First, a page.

June 18, 2012

AQAP Counterstrikes U.S.-Yemeni Offensive In South Yemen

Last week, after months of hard fighting against al-Qaeda in the Arabian Peninsula (AQAP), the Yemeni and U.S. governments jointly announced the recapture of Zinjibar and Jaʿār. 

This information was confirmed by AQAP itself, which left messages to apologize for any transgressions and promise a return. Specifically, local journalist Nasser Arraybee quoted another journalist (Abdul Razaq Al Jamal) who claims that AQAP's commander in Abyan governorate is reverting his base into the mountainous terrain. As PBS recently reported from inside Abyan, AQAP established relative security in the urban territory that it has seized since Yemen's revolution began in January 2011. Abu Hamzah Jalal Beledi goes so far as to break down his budget - an alleged $2 million - and the financial burden of maintaining public services in Zinjibar and Jaʿār. AQAP's local commander then vowed to concentrate their funds on stopping the Yemeni government's advances and targeting "the Americans." 

Some of AQAP's posturing is easy to see through as the group retreats from its possessions. Yemeni and U.S. forces have landed numerous blows over the past months and an aura of strength must be projected as the group switches up its tactics. However the conflict's factors do not match the exuberance (however cautious) of Yemeni and U.S. officials who are eager to promote new military gains. For starters, AQAP assumed a large amount of risk by holding entire towns under its control; unless an insurgency has reached a widespread presence, undermining the government's authority is often easier than governing. Although AQAP's ambushes have inflicted a significant amount of damage on Yemeni forces, the group is also foolish to openly challenge a conventional army. The guerrilla warfare that Jalal Beledi promised offers a more logical course of action. 

Arrabyee cites the warning of an anonymous cleric: "If the Yemeni government and America think they defeated Al Qaeda today, then they are wrong. They will only turn to  guerrilla wars, at which they are very good, and this will cost Yemen a lot of time and money and everything."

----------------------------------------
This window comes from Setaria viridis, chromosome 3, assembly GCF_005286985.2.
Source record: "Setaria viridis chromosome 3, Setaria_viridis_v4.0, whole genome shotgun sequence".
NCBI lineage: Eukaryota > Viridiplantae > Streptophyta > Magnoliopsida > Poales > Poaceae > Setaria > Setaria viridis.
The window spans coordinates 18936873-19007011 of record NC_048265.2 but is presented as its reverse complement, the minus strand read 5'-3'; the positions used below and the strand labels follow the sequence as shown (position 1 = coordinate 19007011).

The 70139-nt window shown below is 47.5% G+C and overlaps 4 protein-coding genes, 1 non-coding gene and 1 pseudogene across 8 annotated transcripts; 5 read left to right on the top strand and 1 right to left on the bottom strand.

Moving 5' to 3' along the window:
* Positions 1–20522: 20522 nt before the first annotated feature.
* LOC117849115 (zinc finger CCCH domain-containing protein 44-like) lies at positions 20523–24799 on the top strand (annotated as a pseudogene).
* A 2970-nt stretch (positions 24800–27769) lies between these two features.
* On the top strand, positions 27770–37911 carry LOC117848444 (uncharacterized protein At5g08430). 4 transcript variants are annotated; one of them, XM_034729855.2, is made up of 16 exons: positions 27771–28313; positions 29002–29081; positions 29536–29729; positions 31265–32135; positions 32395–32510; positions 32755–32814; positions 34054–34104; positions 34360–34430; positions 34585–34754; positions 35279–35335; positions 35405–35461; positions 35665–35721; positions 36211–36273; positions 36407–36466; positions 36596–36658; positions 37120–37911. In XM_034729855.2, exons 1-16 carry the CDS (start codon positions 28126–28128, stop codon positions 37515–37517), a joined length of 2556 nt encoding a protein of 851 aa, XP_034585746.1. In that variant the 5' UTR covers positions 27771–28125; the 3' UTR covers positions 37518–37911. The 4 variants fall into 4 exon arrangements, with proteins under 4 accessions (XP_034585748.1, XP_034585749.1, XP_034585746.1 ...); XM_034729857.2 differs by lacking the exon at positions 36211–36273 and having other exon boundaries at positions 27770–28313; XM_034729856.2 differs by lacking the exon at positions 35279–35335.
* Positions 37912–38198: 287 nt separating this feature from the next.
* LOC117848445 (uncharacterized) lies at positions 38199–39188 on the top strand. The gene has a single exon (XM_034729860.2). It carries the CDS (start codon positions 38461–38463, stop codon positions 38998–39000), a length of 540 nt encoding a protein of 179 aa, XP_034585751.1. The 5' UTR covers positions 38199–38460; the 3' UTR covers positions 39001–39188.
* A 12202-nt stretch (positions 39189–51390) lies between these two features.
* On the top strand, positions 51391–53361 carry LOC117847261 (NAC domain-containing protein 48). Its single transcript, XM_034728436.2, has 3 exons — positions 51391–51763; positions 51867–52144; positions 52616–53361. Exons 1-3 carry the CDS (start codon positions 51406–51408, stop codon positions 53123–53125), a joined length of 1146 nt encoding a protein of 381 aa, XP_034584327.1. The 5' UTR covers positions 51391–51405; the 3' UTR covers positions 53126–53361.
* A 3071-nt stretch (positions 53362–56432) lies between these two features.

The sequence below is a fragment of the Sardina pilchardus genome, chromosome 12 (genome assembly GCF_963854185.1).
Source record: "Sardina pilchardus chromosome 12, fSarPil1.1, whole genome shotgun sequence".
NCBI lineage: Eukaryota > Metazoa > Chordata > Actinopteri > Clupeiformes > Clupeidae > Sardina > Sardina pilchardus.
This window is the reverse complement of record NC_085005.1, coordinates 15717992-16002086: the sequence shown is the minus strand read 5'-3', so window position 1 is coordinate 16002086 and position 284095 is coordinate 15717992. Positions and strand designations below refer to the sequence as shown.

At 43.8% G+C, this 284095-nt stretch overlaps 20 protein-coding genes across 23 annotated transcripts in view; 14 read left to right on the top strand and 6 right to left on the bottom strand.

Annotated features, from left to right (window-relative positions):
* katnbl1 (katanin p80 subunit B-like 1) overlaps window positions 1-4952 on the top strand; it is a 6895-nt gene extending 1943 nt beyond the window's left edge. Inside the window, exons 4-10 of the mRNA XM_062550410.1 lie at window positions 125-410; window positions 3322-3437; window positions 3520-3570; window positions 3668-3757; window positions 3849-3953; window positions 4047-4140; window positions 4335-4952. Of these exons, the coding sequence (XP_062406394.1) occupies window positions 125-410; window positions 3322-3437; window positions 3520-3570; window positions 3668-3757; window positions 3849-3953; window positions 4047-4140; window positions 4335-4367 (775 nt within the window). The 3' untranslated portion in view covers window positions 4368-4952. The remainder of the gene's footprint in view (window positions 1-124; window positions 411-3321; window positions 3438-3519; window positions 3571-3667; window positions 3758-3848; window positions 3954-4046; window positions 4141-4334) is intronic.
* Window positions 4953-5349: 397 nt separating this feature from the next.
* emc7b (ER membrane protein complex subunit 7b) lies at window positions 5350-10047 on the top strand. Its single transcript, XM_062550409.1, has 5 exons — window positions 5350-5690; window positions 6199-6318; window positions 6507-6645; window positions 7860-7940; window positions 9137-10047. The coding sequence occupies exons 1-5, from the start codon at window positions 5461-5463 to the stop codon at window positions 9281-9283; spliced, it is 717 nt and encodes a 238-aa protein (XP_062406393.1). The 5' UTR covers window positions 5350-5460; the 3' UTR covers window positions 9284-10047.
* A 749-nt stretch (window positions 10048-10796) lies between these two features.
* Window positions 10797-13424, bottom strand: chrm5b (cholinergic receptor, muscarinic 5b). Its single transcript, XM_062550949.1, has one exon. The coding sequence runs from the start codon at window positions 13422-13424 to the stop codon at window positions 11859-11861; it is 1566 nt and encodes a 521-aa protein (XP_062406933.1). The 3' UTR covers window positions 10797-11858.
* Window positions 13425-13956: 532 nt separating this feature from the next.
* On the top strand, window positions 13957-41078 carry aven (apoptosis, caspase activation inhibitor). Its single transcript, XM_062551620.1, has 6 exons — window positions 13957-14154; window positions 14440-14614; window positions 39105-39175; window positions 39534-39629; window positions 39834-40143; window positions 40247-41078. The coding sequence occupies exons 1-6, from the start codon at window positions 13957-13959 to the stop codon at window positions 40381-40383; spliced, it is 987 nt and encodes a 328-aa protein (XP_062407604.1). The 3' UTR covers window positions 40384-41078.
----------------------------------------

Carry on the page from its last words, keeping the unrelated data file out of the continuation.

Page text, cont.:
The Trench predicted that AQAP would fall back from its urban positions and switch to its established tactics in order to counter its territorial and perceptual losses. Such writings had been scribbled across every wall in Abyan. During an early March warning, Jalal Beledi ordered the government to stand down or suffer attacks outside of the battle zone. Rumors of AQAP-rigged car bombs and suicide bombers floated around Sana'a for months before someone detonated himself in the middle of a military parade, killing at least 96 soldiers. Now, mere days after overseeing Zinjibar's "fall," AQAP has claimed the assassination of Major General Salim Ali Qatn and injected new uncertainty into the southern campaign. General Qatn was one of the first military appointments made by President Abdu Rabbu Mansour Hadi, who succeeded Ali Abdullah Saleh through a UN-approved referendum.

His loss represents a huge psychological blow, stakes out a propaganda goldmine for AQAP and verifies that the battle for Abyan's lasting stability has only begun. 

This entire episode (spanning a year from May 2011) marks a loss for U.S. policy, as the contested cities and governorates will remain low-intensity battlegrounds for years to come. Furthermore, the reasons for Zinjibar and Jaar's temporary fall are directly related to Saleh's misrule and his U.S. support. The Obama administration is praising Hadi - and U.S. operations - for correcting past errors and no involved actors are willing to expose this coverup. Media reports still allege that AQAP "took advantage of a security vacuum last year during a popular uprising against Yemen's longtime leader, Ali Abdullah Saleh, to seize large swaths of territory in the strategic south." They generally neglect to report that Saleh withdrew his personal, U.S.-funded units from the area and repositioned them against Yemen's revolutionaries. They ignore the fact that Saleh intentionally destabilized the south and marginalized tribal leadership as a means of exploiting Washington's support, a tactic that worked until the Obama administration used the cover of revolution to exchange him for Hadi. 

Saleh and his family continue to undermine Hadi's authority in Sana'a, immunity clause in hand. Western capitals infrequently threaten to levy sanctions against them but, seeking control over justice, have yet to follow through. 

Conveniently forgetful of Washington's support past for Saleh, the Obama administration is riding high on the docile Hadi and his counterterrorism drive. This narrative is also establishing the conditions of future failure. By minimizing or ignoring the hostility accumulating against U.S. policy, the administration is creeping deeper into a conflict with no end in sight. Qatn's assassination was immediately repackaged into propaganda: "The United States will continue to support President Hadi and those who carry on the efforts of Major General al-Qatan as they work to realize a brighter and more prosperous future for the Yemeni people." 

This type of overreaction feeds straight into AQAP's asymmetric traps. A large quantity of time and resources is necessary to generate permanent stability in Abyan and other governorates, and unpopular drones strikes will fill the security vacuum until then. The hegemony over Hadi poses its own dilemma going forward, and anti-American sentiments are unlikely to heal as a result. 

Sadly, the future of Yemen appears bleak when viewed under the current shadow of U.S. policy.

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